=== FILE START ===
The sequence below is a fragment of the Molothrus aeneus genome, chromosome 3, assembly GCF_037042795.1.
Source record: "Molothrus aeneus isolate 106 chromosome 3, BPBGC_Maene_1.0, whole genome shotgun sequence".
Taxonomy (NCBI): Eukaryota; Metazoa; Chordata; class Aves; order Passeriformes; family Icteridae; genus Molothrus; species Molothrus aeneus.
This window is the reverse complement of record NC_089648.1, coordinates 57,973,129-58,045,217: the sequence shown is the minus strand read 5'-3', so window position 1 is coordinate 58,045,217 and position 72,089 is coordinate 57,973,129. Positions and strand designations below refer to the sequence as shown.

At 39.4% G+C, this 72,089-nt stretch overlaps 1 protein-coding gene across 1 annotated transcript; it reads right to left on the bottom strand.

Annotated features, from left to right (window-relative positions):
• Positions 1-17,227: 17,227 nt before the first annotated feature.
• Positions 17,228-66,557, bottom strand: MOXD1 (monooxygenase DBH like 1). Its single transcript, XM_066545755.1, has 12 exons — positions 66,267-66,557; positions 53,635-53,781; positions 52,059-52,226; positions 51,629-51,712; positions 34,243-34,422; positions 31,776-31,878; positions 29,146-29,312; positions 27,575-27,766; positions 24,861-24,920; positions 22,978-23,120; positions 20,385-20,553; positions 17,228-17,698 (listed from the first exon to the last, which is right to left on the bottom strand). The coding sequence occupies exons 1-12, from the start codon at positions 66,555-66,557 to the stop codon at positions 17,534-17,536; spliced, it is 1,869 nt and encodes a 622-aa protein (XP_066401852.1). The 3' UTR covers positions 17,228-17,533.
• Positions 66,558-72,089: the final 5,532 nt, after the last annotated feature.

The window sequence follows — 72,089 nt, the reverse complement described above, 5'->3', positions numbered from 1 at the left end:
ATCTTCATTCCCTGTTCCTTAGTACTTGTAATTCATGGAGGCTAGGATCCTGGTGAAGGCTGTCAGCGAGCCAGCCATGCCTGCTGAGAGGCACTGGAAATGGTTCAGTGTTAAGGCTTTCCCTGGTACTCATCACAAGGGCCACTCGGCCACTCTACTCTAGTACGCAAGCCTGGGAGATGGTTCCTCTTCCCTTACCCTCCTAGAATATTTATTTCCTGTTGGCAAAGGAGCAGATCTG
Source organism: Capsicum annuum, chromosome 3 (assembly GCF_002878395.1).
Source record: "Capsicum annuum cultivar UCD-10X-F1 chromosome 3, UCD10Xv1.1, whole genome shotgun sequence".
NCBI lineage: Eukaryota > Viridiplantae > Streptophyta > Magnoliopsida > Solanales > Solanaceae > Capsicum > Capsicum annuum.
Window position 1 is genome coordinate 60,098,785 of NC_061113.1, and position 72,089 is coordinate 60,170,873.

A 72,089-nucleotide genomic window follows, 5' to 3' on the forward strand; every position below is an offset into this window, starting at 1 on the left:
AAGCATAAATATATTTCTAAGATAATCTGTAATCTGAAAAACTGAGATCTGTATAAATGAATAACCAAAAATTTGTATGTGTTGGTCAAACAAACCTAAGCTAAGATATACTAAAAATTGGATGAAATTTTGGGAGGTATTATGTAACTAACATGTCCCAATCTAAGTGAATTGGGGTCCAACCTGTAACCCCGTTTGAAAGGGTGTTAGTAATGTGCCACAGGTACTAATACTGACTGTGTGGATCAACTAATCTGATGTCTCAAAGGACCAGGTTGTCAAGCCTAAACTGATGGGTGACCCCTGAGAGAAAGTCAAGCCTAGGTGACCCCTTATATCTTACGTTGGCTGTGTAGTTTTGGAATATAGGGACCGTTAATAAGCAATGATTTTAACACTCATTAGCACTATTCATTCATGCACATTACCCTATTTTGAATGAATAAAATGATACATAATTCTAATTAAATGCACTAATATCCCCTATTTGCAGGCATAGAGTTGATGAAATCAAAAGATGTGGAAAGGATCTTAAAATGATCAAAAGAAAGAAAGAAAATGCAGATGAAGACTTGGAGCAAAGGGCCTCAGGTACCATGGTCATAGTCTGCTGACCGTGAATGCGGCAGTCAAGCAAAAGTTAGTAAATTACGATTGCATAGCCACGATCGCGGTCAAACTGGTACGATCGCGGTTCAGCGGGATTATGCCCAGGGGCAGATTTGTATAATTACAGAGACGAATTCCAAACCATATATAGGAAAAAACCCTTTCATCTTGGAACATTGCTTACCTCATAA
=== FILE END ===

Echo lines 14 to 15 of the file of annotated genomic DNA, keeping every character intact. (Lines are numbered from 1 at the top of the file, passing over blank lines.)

NCBI lineage: Eukaryota > Viridiplantae > Streptophyta > Magnoliopsida > Solanales > Solanaceae > Capsicum > Capsicum annuum.
Window position 1 is genome coordinate 60,098,785 of NC_061113.1, and position 72,089 is coordinate 60,170,873.